July 27, 2011 | 2
Several Scientific American staffers recently flew out to Mountain View, Calif. for the culmination of Google’s first annual science fair. SA was an event sponsor, and editor-in-chief Mariette DiChristina served as a judge and as the awards dinner host. We were impressed with all 15 finalists: they were bright, engaging, articulate – and, of course, they truly loved science. (For info on the three winners, click here.) We couldn’t help wondering: what first drew these impressive teens to math, engineering, medical research and the many other subjects in which they immersed themselves for this competition? And what lessons might parents and educators draw from these kids’ stories? Reporter Francie Diep interviewed 14 out of the 15 finalists to find out. What stands out from her reporting is that even the most casual early exposures to science –trips to a botanical garden or zoo, fun math problems tossed out during a car ride, a chance to punch tickets at a train station – can change the course of a young person’s life. Here’s Francie’s report:
What does it take to make it as a finalist at the Google Science Fair, where winners earn hefty scholarships and internships at CERN, home to the Large Hadron Collider? First, let’s look at some basic statistics. It does help if at least one parent is a scientist. Of the 14 finalists I spoke with, only 5 had two non-scientists for parents; 5 had one scientist parent and 4 had two scientists for parents.
As for schools, 10 finalists went to general public schools; two attended specialized public schools that focused on math and science; and 5 attended general private schools. (I counted one finalist twice for spending time in two different kinds of schools).
Leaving stats aside, the top things finalists named as the foundation of their interest in science was having a family member who was interested in science and making trips to the local science museum. Seventeen-year-old Shree Bose, this year’s grand prize winner, admired her older brother. “He was always a role model to me and he always loved science,” she says. She won for a study on the interaction of a protein and a cancer drug on ovarian cancer cells.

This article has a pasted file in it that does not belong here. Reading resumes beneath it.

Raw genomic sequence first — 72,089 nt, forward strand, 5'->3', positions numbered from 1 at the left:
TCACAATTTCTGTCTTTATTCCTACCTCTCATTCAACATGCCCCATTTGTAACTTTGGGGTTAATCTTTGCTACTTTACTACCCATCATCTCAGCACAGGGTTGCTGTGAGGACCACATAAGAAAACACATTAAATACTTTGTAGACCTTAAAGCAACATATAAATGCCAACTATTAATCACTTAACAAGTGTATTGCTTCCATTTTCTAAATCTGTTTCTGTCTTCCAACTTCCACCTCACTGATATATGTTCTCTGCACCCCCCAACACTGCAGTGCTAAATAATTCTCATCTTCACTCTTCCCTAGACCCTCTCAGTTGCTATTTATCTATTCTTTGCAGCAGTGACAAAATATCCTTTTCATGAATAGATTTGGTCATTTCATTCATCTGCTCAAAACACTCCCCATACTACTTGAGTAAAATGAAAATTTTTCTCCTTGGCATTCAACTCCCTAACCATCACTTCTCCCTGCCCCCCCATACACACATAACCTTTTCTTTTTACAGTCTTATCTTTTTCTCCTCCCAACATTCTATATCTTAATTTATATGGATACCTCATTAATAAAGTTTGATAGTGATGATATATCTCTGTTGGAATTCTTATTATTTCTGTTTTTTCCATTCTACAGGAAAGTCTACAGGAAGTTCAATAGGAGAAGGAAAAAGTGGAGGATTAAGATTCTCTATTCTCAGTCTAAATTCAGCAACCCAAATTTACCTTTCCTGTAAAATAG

Naomi Shah, a winner in the 15-to-16 age category, recalls visiting Portland’s Oregon Museum of Science and Industry every few weeks with her family when she was little. She liked the experience so much that she now volunteers there. “In the chemistry lab, they let me light my hand on fire,” she recalls of her early visits. She also remembers the “Flubber Room.” “My mom would get tired of the Flubber Room, but I just wanted to stay in there,” she says. (Flubber is an easy-to-mix substance that acts as a liquid and as a solid. To make a similar substance called Oobleck at home, watch this video.) Her project investigated the effects of indoor air pollution on people with asthma.
Some finalists recalled their parents’ efforts to introduce math and science in a fun, unintimidating way. Vighnesh Shiv’s parents (his dad is a computer scientist, and his mom studied journalism and literature) began teaching him to count and do basic arithmetic on his Magna Doodle toy before his second birthday. Later, they instated “pink spoon challenges”— “sets of interesting math problems, the rewards for which were trips to Baskin Robbins,” Shiv, 17, explains. The problems included a sort of math crossword, where clues such as “10 * 10 * 10″ yielded numerals that could be converted into letters that spelled a funny word or phrase. His mother also introduced word problems such as: “Three apples are needed to make one apple pie. What fraction of an apple pie can Mommy make with one apple?” “My mom would casually toss me math problems on the way to Tae Kwon Do class or while accompanying her on errands, and my dad would do the same on car rides to school,” he says. “They still chuckle about how once I solved their problems, I would come up with my own and toss them back.”
Volunteer opportunities can help build confidence and deepen knowledge, even at a very young age. Daniel Arnold got interested in trains when he started volunteering at a local tourist railroad when he was just five years old, at which tender age he helped punch tickets. Now 14, he volunteers as a fireman on a steam locomotive at the railroad, located in his hometown of San Diego, California. “I watch the fire, make sure we have enough steam, make sure we have enough water,” he says. For the fair, he demonstrated a better train tracks switch. (His mom is a rheumatologist and his dad is an electrical engineer).
TV and movies can also inspire an interest in the sciences. Luke Taylor, who built a robot to respond to voice commands, finds inspiration in Star Wars, Iron Man and I, Robot. And Dora Chen, who built an audio-video recorder to help caretakers keep track of people with dementia, had “great science teachers and awesome parents” — and Bill Nye. (Nye is best known for hosting “Bill Nye the Science Guy,” a PBS show from the 1990s; he now hosts “Solving for X,” a show about algebra, for Disney Educational Productions). “Bill! Bill! Bill! Bill!” Chen enthused over e-mail. Chen’s dad is a CTO and her mom works as a statistics analyst.
So it seems that having fun—whether out at a botanical garden or at home, while watching TV—is the way to nurture an interest in science in kids. It may even lead to a career in science. Nearly all of the finalists I talked to want to major in science or engineering in college, and to research, program or build devices for a job.
PHOTO CREDIT: Andrew Federman